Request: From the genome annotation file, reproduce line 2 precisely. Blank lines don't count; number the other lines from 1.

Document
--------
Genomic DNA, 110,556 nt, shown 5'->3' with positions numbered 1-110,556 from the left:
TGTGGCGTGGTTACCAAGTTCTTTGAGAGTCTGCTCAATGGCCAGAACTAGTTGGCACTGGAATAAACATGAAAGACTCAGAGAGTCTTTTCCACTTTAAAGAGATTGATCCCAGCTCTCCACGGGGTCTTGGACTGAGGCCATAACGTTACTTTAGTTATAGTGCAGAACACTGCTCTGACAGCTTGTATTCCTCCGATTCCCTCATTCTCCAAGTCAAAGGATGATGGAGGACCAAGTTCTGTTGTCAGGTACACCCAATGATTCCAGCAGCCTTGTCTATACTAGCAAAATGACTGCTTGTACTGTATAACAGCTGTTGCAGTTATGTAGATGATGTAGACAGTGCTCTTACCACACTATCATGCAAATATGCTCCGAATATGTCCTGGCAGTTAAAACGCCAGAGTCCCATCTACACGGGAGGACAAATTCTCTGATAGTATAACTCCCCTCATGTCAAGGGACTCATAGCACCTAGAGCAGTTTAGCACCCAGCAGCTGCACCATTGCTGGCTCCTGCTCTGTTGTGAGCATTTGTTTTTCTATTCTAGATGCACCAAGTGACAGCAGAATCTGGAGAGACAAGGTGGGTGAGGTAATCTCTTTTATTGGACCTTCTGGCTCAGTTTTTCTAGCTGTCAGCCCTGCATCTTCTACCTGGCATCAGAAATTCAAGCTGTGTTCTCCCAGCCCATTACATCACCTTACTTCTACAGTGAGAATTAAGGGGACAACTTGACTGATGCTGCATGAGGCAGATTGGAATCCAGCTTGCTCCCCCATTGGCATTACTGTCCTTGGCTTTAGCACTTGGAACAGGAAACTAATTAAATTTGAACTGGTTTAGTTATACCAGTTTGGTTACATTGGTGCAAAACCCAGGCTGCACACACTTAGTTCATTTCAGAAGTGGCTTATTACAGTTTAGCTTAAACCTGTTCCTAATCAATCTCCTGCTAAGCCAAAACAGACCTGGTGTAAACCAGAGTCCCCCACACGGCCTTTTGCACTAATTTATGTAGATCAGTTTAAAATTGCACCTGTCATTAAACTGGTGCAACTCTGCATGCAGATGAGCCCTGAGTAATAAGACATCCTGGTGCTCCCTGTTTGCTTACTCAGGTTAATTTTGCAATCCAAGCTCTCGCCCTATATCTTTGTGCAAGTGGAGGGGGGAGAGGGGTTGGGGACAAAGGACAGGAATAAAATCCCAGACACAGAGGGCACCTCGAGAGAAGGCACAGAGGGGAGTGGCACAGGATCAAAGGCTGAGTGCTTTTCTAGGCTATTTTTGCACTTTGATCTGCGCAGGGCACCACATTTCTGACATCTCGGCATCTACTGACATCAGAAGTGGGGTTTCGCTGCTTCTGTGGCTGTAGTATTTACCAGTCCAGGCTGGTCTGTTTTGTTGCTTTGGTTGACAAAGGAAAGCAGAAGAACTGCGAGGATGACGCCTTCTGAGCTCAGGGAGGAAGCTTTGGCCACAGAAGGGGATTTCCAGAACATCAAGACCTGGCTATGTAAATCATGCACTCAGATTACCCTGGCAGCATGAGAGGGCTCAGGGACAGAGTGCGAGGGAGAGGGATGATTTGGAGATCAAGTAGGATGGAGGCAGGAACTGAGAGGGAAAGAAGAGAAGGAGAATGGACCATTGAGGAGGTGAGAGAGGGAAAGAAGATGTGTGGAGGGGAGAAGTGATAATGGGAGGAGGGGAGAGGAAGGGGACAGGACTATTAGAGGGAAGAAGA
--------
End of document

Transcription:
TGTGGCGTGGTTACCAAGTTCTTTGAGAGTCTGCTCAATGGCCAGAACTAGTTGGCACTGGAATAAACATGAAAGACTCAGAGAGTCTTTTCCACTTTAAAGAGATTGATCCCAGCTCTCCACGGGGTCTTGGACTGAGGCCATAACGTTACTTTAGTTATAGTGCAGAACACTGCTCTGACAGCTTGTATTCCTCCGATTCCCTCATTCTCCAAGTCAAAGGATGATGGAGGACCAAGTTCTGTTGTCAGGTACACCCAATGATTCCAGCAGCCTTGTCTATACTAGCAAAATGACTGCTTGTACTGTATAACAGCTGTTGCAGTTATGTAGATGATGTAGACAGTGCTCTTACCACACTATCATGCAAATATGCTCCGAATATGTCCTGGCAGTTAAAACGCCAGAGTCCCATCTACACGGGAGGACAAATTCTCTGATAGTATAACTCCCCTCATGTCAAGGGACTCATAGCACCTAGAGCAGTTTAGCACCCAGCAGCTGCACCATTGCTGGCTCCTGCTCTGTTGTGAGCATTTGTTTTTCTATTCTAGATGCACCAAGTGACAGCAGAATCTGGAGAGACAAGGTGGGTGAGGTAATCTCTTTTATTGGACCTTCTGGCTCAGTTTTTCTAGCTGTCAGCCCTGCATCTTCTACCTGGCATCAGAAATTCAAGCTGTGTTCTCCCAGCCCATTACATCACCTTACTTCTACAGTGAGAATTAAGGGGACAACTTGACTGATGCTGCATGAGGCAGATTGGAATCCAGCTTGCTCCCCCATTGGCATTACTGTCCTTGGCTTTAGCACTTGGAACAGGAAACTAATTAAATTTGAACTGGTTTAGTTATACCAGTTTGGTTACATTGGTGCAAAACCCAGGCTGCACACACTTAGTTCATTTCAGAAGTGGCTTATTACAGTTTAGCTTAAACCTGTTCCTAATCAATCTCCTGCTAAGCCAAAACAGACCTGGTGTAAACCAGAGTCCCCCACACGGCCTTTTGCACTAATTTATGTAGATCAGTTTAAAATTGCACCTGTCATTAAACTGGTGCAACTCTGCATGCAGATGAGCCCTGAGTAATAAGACATCCTGGTGCTCCCTGTTTGCTTACTCAGGTTAATTTTGCAATCCAAGCTCTCGCCCTATATCTTTGTGCAAGTGGAGGGGGGAGAGGGGTTGGGGACAAAGGACAGGAATAAAATCCCAGACACAGAGGGCACCTCGAGAGAAGGCACAGAGGGGAGTGGCACAGGATCAAAGGCTGAGTGCTTTTCTAGGCTATTTTTGCACTTTGATCTGCGCAGGGCACCACATTTCTGACATCTCGGCATCTACTGACATCAGAAGTGGGGTTTCGCTGCTTCTGTGGCTGTAGTATTTACCAGTCCAGGCTGGTCTGTTTTGTTGCTTTGGTTGACAAAGGAAAGCAGAAGAACTGCGAGGATGACGCCTTCTGAGCTCAGGGAGGAAGCTTTGGCCACAGAAGGGGATTTCCAGAACATCAAGACCTGGCTATGTAAATCATGCACTCAGATTACCCTGGCAGCATGAGAGGGCTCAGGGACAGAGTGCGAGGGAGAGGGATGATTTGGAGATCAAGTAGGATGGAGGCAGGAACTGAGAGGGAAAGAAGAGAAGGAGAATGGACCATTGAGGAGGTGAGAGAGGGAAAGAAGATGTGTGGAGGGGAGAAGTGATAATGGGAGGAGGGGAGAGGAAGGGGACAGGACTATTAGAGGGAAGAAGA